Mystery Walk uncovers hidden gems
According to tour leader Dana Mitchell, a story can told, but a mystery must be experienced.
That’s the philosophy behind the Shepherdstown Mystery Walks.
A mix of ghostly urban legends and forgotten about true life tales, the mystery walk in is a 90 minute stroll through our community’s past.
Mitchell, who grew up in Washington, D.C., said history has always been a part of who she is.
“I was practically born in the elevator of the capital,” she said.
Growing up immersed in and infatuated with history, Mitchell learned all she could about the area’s storied past, only ever quietly toying with the idea of leading an informational tour about the nation’s capital.
“I was shy when I was younger,” she said.
When Mitchell relocated to Shepherdstown a decade ago, her husband encouraged her to finally put her love for history to use.
Last year, after many years of research Mitchell decided it was time to create what she sees as a fun experiential history lesson for visitors and locals.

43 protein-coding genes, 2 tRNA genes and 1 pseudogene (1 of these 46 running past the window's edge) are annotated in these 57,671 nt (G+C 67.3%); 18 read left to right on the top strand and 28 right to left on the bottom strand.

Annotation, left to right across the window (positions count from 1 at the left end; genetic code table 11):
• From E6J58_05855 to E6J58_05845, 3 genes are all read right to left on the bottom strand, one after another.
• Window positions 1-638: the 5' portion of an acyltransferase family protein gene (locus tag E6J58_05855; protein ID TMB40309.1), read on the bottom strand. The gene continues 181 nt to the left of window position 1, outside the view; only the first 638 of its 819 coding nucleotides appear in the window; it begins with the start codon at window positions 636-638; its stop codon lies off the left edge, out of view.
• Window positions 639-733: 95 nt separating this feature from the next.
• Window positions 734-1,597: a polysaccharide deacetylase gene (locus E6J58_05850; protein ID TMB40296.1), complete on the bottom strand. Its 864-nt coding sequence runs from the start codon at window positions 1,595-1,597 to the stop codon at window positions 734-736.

“You’re actually seeing these things and touching the limestone that was Thomas Shepherds’s fort. “
Beginning at Shepherdstown’s historic little library and culminating at the Shepherdstown Visitor’s Center in the Entler Hotel guests get a full circle view of historic downtown.
Stories range from tales of buried elephant bones to mysterious supernatural occurrences and the true shocking accounts of local crimes and even murder.
Mitchell said one of the most popular stories is that of the murder of the beloved Shepherstown resident Susie Ferrel, which occurred right on New Street, near the old fire hall.
But the tour also introduces participants to little talked about local history, perhaps for the first time. The Beeline March, and French and Indian War are also topics covered on the tour.
Mitchell said the first-time visitors get to see the town in a whole different way when they follow this trail of stories.
“They’re walking the back streets of Shepherdstown. They really enjoy being behind the scenes.”
Ten city blocks and about 23 stories are covered in all.
“I hope they’re informed, educated and entertained,” Mitchell said of the tour’s mission.
“That means more important to me than anything.”
The cost of the Mystery Walk is $12 per person. This amount can be paid in person before the tour begins at the library. Each tour is capped somewhere between 15 and 20 people, so space it limited. The tour is held every Saturday evening at 7 p.m. The start time is subject to change throughout the year, depending on the sun set.
Find out more information about the walk by visiting www.shepherdstownmysterieswalk.com/